Anal fissure: Mostly treatable with ointments

An anal fissure is a tear in the anal skin. Such a tear is noticeable by pain during bowel movements as well as blood in the stool or on the toilet paper. Cause are often problems with defecation. Too hard a chair and the associated strong pressing can cause injury to the sensitive skin in the anal canal. Acute anal fissures can usually be treated well with ointments or creams. In contrast, a chronic fissure may require surgery.

Causes of anal fissure

The skin in the anal canal - also known as Anoderm - is very sensitive. If the skin breaks and forms an oblong tear, it is called an anal fissure. Which causes are responsible for the formation of such a fissure, has not yet been clarified. However, the consistency of the stool seems to play an important role.

Thus, the emergence of an anal fissure by strong pressing during bowel movements - such as constipation - be favored. Likewise, persistent diarrhea and hemorrhoids can have a negative effect on the anal skin. If the fissure occurs as a result of a chronic intestinal disease such as Crohn's disease or ulcerative colitis, it is called a secondary anal fissure.

Blood and pain as symptoms

If an anal fissure is present, it often manifests itself as a strong, burning or stinging pain during bowel movements. Likewise, itching, burning or oozing in the anal area may indicate such a fissure. On the toilet paper or in the chair is also often found bright red blood.

As a result of the pain during bowel movements, a moderate bowel movement may occur. As a result, the chair only hardens and the wound is additionally irritated. If the sphincter muscles of the anus become tense due to the pain, the pain can increase even further. In addition, the anal skin is poorly supplied with blood through the cramped muscles.

It is important, therefore, that those affected maintain their toilet rhythm as possible and break the pain cycle.

Acute and chronic anal fissure

In the case of anal fissures, a distinction is made between an acute and a chronic variant. Acute fissures usually heal again within a few days.

However, if the anal fissure does not heal, the injury can become chronic. Typical of a chronic fissure is that forms a thickened skin fold at the anus (outpost fold). Likewise, fibroids - benign connective tissue nodules - and scarred marginal ridges can develop around the ulcer.

Which doctor helps with an anal fissure?

If you have blood in your stool, you should always consult a doctor to rule out a serious condition. If you suspect an anal fissure, it is best to first consult your family doctor - he will probably refer you to a proctologist. This is a specialist in diseases of the rectum.

The proctologist will conduct an examination of the external anal area. If there is an anal fissure, he can often recognize this without further investigation. If this is not the case, he must clear the anus from the inside. This usually only happens after a local anesthetic, since the examination can otherwise be associated with pain. If a reflection of the rectum must be performed, this is also done only under anesthesia.

Treat anal fissure with ointments and creams

An acute anal fissure can often be treated by regulation of bowel movements. Make sure you drink a lot and eat enough fiber. These are among others in fruits, vegetables and whole grains. Likewise, regular exercise helps to boost digestion.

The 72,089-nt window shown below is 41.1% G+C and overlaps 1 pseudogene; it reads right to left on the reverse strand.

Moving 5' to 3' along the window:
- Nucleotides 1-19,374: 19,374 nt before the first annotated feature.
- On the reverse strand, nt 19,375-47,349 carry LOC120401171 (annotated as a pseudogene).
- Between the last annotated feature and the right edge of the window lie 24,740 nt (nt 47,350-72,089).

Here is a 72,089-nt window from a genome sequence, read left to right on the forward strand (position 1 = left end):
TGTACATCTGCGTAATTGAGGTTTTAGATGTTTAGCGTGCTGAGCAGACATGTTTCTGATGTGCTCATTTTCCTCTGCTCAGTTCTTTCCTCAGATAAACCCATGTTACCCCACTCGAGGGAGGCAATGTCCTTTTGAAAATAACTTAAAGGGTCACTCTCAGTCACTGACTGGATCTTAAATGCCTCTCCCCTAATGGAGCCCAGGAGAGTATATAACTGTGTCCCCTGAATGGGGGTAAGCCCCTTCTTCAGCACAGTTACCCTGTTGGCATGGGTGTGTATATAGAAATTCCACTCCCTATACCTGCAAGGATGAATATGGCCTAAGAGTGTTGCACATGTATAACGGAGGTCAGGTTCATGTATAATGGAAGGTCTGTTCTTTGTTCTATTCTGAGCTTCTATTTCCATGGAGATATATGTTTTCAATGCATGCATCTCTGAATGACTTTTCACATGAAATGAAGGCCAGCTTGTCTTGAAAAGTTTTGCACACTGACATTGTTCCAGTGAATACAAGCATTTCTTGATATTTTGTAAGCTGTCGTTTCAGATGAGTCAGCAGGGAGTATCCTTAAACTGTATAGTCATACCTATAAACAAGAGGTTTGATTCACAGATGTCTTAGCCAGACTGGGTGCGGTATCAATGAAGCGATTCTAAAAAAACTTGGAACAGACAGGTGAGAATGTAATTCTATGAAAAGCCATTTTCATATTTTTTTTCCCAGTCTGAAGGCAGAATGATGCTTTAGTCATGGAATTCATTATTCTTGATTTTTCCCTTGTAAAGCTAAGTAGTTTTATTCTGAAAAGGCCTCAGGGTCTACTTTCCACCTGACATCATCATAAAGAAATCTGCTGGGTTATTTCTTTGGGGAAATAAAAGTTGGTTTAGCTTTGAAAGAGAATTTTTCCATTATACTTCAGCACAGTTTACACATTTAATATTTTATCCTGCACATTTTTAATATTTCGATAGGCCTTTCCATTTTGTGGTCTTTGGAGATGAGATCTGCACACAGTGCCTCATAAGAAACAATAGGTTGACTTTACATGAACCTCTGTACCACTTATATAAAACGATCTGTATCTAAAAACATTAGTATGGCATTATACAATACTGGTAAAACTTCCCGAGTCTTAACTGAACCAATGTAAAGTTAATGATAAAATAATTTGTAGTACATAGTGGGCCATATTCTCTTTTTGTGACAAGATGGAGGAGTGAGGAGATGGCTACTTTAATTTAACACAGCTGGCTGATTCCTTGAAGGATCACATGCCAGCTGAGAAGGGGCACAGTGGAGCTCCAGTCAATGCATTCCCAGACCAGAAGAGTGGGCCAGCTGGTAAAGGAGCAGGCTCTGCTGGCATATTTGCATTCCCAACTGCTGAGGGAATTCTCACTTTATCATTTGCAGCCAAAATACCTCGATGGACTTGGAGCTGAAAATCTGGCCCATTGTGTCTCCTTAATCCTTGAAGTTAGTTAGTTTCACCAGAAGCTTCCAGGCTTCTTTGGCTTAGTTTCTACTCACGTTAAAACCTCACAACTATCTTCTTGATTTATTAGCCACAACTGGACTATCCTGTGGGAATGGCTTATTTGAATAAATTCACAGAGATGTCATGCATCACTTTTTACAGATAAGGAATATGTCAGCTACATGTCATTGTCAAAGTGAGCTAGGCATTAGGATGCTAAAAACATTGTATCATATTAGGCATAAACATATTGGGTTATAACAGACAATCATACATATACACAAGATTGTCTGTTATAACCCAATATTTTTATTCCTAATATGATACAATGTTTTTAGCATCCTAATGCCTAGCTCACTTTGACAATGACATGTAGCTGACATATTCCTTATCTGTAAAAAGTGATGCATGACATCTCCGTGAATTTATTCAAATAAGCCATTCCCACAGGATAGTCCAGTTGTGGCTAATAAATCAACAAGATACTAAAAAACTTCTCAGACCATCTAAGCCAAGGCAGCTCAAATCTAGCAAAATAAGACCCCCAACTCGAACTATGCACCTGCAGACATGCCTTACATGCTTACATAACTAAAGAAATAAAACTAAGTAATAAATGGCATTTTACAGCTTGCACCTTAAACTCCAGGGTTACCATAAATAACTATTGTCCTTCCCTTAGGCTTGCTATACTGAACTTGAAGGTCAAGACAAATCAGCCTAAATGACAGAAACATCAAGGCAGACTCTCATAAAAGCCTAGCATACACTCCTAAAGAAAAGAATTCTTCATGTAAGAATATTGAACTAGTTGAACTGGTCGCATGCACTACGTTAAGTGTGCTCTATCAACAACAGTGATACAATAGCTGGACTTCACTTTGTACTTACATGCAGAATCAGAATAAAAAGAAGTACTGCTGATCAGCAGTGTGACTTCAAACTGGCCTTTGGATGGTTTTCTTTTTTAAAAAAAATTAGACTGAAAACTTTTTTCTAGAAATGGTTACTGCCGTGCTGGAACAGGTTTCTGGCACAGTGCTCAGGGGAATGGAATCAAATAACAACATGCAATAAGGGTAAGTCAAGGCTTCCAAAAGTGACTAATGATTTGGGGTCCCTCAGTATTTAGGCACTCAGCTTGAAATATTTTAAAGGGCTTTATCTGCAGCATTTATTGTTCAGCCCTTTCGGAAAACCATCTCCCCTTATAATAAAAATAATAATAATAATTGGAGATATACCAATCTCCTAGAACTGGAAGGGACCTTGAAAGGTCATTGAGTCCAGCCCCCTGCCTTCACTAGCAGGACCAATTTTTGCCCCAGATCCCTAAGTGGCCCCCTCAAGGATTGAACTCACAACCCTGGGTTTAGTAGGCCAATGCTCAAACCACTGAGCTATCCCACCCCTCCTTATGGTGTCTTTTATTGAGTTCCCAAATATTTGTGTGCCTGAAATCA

Locally anesthetizing ointments or suppositories can help against the pain of bowel movements. Under certain circumstances, the doctor can inject a narcotic directly into the area of ​​the anal fissure. The local anesthesia can interrupt the pain circulation and promote healing.

For acute as well as chronic anal fissures, ointments are also suitable for therapy, which better bleed through the sphincter and relax the cramped muscles. They usually contain active substances from the group of calcium antagonists or nitro preparations. Due to the effect of the preparations, the fissures often heal without further treatment.

Home remedy for an anal fissure

If you have an anal fissure, you should always consult a specialist and do not spend too much time trying to alleviate the problems yourself with home remedies. We recommend only warm sitz baths. Due to the warmth of the water, the sphincter can relax and blockages can be prevented.

Also for the relaxation of the sphincter may contribute a so-called Analdehner. By regularly stretching the sphincter with the small plastic cone, the tension of the muscles diminishes over time.

Operation as a last resort

However, an anal fissure can not always be treated with home remedies, ointments and creams - in some cases an operation is necessary. This is usually the case when the outpost crease or fibroma are strong. Likewise, surgery must be performed if an anal fistula has formed.

In an outpost fold or scarred tissue, the physician attempts to remove the affected tissue as flatly as possible (fissurectomy). While the sphincter was often severed in the past, this form of surgery is hardly performed today. As a result, fecal incontinence may occur at an advanced age.

After surgery, it usually takes several weeks for the wound to heal. During this time, it is particularly important to keep the stool soft with enough fluid and fiber. The wound healing can be supported by ointment dressings and sitz baths.

Prevent an anal fissure

The best way to prevent anal fissure is to have a healthy and balanced diet. Take enough liquid every day: Ideally, it should be between 1.5 and 2 liters of water daily.

Also, make sure your diet is high in fiber by targeting whole grains, fruits and vegetables. In this way, you keep your chair soft and can thus avoid strong pressing during bowel movements.

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